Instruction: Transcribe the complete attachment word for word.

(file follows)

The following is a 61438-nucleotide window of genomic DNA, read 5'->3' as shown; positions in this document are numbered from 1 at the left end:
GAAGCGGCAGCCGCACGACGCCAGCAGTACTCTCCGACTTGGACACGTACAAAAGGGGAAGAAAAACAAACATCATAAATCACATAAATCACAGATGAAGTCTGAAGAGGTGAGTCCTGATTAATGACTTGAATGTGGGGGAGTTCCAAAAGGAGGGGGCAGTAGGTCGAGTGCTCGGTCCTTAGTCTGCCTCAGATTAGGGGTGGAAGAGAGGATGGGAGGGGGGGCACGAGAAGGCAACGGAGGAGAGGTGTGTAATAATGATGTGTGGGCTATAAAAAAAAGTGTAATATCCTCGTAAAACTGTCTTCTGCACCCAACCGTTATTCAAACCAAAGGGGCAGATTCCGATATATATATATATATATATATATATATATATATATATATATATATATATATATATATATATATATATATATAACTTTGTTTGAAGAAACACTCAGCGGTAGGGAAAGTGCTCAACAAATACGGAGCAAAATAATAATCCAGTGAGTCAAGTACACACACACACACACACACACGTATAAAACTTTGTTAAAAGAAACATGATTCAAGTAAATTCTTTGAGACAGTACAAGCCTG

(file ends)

The following is a 61438-nucleotide window of genomic DNA, read 5'->3' as shown; positions in this document are numbered from 1 at the left end:
GAAGCGGCAGCCGCACGACGCCAGCAGTACTCTCCGACTTGGACACGTACAAAAGGGGAAGAAAAACAAACATCATAAATCACATAAATCACAGATGAAGTCTGAAGAGGTGAGTCCTGATTAATGACTTGAATGTGGGGGAGTTCCAAAAGGAGGGGGCAGTAGGTCGAGTGCTCGGTCCTTAGTCTGCCTCAGATTAGGGGTGGAAGAGAGGATGGGAGGGGGGGCACGAGAAGGCAACGGAGGAGAGGTGTGTAATAATGATGTGTGGGCTATAAAAAAAAGTGTAATATCCTCGTAAAACTGTCTTCTGCACCCAACCGTTATTCAAACCAAAGGGGCAGATTCCGATATATATATATATATATATATATATATATATATATATATATATATATATATATATATATATATATATATATAACTTTGTTTGAAGAAACACTCAGCGGTAGGGAAAGTGCTCAACAAATACGGAGCAAAATAATAATCCAGTGAGTCAAGTACACACACACACACACACACACGTATAAAACTTTGTTAAAAGAAACATGATTCAAGTAAATTCTTTGAGACAGTACAAGCCTG